“not such as the Freemasons absurdly imagine [these three], but such as Jesus Christ obtained for the human race and St. Francis aspired to: the liberty, we mean, of sons of God, through which we may be free from slavery to Satan or to our passions, both of them most wicked masters; the fraternity whose origin is in God, the common Creator and Father of all; the equality which, founded on justice and charity, does not take away all distinctions among men, but, out of the varieties of life, of duties, and of pursuits, forms that union and that harmony which naturally tend to the benefit and dignity of society.” (n. 34)

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Pope Calls for “Universal Basic Wage”, “Ecological Conversion” on Easter (Matt Gaspers)

In a letter addressed to members of “popular movements and organizations” and dated April 12 (Easter Sunday), Pope Francis opined, “This may be the time to consider a universal basic wage,” in the context of assessing the hardships caused by the near-total shutdown of society in many places due to the global pandemic.

“In these days of great anxiety and hardship,” wrote Francis, “many have used war-like metaphors to refer to the pandemic we are experiencing. If the struggle against COVID-19 is a war, then you are truly an invisible army, fighting in the most dangerous trenches; an army whose only weapons are solidarity, hope, and community spirit, all revitalizing at a time when no one can save themselves alone.”

Identifying his audience as “[s]treet vendors, recyclers, carnies, small farmers, construction workers, dressmakers, the different kinds of caregivers” and others who work “in the grassroots economy” and “have no steady income,” the Pope acknowledged that “the lockdowns are becoming unbearable” for the poorest in society and proceeded to call for “a universal basic wage” – presumably, a tax-funded check from the government – “which would acknowledge and dignify the noble, essential tasks you carry out. It would ensure and concretely achieve the ideal, at once so human and so Christian, of no worker without rights.”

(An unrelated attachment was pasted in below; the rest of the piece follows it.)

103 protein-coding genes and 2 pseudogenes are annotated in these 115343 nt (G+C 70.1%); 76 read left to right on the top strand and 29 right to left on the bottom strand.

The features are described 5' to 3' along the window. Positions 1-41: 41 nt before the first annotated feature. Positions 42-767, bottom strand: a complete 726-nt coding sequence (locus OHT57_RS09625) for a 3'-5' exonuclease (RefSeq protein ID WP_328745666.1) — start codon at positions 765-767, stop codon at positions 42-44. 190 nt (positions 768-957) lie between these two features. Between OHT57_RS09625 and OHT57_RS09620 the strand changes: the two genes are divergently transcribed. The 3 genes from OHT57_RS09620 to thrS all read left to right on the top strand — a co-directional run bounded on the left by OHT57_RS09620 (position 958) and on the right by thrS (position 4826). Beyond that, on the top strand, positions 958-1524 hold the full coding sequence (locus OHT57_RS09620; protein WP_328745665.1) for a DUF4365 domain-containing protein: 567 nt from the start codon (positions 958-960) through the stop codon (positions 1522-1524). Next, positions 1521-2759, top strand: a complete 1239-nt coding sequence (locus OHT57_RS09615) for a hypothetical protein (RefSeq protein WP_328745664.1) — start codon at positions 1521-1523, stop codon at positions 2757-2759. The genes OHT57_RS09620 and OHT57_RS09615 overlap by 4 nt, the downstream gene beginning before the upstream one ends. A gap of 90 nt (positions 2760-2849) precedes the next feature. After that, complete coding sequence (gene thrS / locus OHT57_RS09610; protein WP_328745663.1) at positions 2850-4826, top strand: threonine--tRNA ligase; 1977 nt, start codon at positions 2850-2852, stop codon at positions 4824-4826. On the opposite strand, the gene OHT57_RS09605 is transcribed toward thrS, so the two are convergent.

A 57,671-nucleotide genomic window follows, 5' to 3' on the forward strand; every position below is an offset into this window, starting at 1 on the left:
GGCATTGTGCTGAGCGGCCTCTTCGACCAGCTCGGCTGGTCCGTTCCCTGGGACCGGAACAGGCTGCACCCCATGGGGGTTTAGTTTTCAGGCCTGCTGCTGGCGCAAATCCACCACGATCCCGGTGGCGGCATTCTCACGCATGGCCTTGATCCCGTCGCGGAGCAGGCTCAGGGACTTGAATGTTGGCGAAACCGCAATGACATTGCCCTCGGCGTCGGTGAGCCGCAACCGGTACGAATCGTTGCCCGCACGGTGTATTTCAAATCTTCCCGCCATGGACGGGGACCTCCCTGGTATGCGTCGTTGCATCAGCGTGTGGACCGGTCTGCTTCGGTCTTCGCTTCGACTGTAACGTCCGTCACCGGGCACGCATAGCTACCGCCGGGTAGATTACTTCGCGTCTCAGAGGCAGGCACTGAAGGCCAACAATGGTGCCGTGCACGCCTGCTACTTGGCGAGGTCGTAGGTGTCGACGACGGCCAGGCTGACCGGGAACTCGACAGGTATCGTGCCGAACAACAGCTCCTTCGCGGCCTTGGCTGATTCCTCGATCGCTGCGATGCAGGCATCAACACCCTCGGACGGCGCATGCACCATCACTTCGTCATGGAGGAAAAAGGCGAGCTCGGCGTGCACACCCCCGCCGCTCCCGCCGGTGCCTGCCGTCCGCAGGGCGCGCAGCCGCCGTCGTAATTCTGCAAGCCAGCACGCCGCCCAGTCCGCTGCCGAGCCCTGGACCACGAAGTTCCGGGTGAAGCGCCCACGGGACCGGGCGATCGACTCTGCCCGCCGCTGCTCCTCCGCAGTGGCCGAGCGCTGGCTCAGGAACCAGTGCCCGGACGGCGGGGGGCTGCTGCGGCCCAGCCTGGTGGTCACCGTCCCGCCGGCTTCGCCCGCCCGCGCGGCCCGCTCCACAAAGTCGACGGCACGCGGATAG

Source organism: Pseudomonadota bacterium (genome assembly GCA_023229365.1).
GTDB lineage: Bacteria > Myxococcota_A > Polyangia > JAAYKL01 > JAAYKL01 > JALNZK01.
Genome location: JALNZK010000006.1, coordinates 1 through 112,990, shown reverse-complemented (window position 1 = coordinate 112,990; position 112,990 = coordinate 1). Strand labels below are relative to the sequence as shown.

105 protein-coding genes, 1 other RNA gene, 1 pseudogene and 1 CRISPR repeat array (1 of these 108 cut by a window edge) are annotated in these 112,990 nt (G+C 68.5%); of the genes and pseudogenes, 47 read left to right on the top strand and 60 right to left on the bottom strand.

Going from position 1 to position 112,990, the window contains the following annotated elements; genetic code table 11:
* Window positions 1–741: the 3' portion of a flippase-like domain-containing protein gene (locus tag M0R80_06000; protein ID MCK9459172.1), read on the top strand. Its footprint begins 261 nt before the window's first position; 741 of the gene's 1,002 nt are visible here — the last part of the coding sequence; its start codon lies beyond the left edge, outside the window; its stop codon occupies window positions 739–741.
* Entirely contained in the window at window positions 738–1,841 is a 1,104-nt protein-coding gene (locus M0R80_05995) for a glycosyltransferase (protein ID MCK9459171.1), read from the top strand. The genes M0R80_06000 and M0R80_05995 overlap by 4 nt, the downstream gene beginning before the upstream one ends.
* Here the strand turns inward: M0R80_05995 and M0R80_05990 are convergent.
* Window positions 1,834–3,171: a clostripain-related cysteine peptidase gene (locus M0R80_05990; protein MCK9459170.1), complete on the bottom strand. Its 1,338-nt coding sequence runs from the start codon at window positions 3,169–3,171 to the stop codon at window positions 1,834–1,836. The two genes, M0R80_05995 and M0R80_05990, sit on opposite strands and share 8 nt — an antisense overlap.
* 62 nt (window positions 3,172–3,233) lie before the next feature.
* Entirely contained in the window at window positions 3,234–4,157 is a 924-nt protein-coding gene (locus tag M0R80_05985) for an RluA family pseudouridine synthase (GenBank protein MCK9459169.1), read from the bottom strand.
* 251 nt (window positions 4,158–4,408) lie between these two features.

The letter goes on to express “hope that this time of danger will free us from operating on automatic pilot, shake our sleepy consciences and allow a humanist and ecological conversion,” a theme reminiscent of Laudato Si and the Amazon Synod, “that puts an end to the idolatry of money and places human life and dignity at the center.” To continue reading, subscribe to the Catholic Family News E-Edition

*Lessons in Catholic Education* Rediscovering a Classic Work: What is Education? by Father Leen, Part III (Fr. David Sherry, SSPX)

Let us have a look at what Fr. Leen recommends for the design of a good secondary or high school curriculum.

Education Is Not Indoctrination

Education and indoctrination are not the same thing. “The task of education is to banish confusion of thought.” Schools often pursue indoctrination instead of education. Indoctrination focuses on filling students with information that they can regurgitate at the all-important exam or test where the ability to tell the examiner what he wants to hear will lead to success. (The focus on exams is typical of European state systems rather than North American ones.) Education aims at methodical training of memory, imagination, and intellect to know, to think, and to judge. It might seem that a focus on developing the ability to think would be at the expense of the teacher instructing the student. Some modern “educationalists” hold that truth should not be “imposed” by the teacher but should be found by the student in the sense where “truth comes out of the student.”

There is a true and good sense of indoctrination where both natural and supernatural truths are passed from parent to child and teacher to student and priest to layman. You cannot progress unless you have the essential elements: you have to learn to write and spell and count; you need to know your times tables and your catechism off by heart. You cannot learn to think unless you learn the principles of thought which are given to you from reality and your teacher. The child must trust and believe his parents and his teacher. If he doesn’t, then he can’t learn anything. However, the purpose of the teacher is to lead the pupil to adulthood where he is capable of thinking for himself.  But, “thinking for yourself” but not in the way the Beatles said: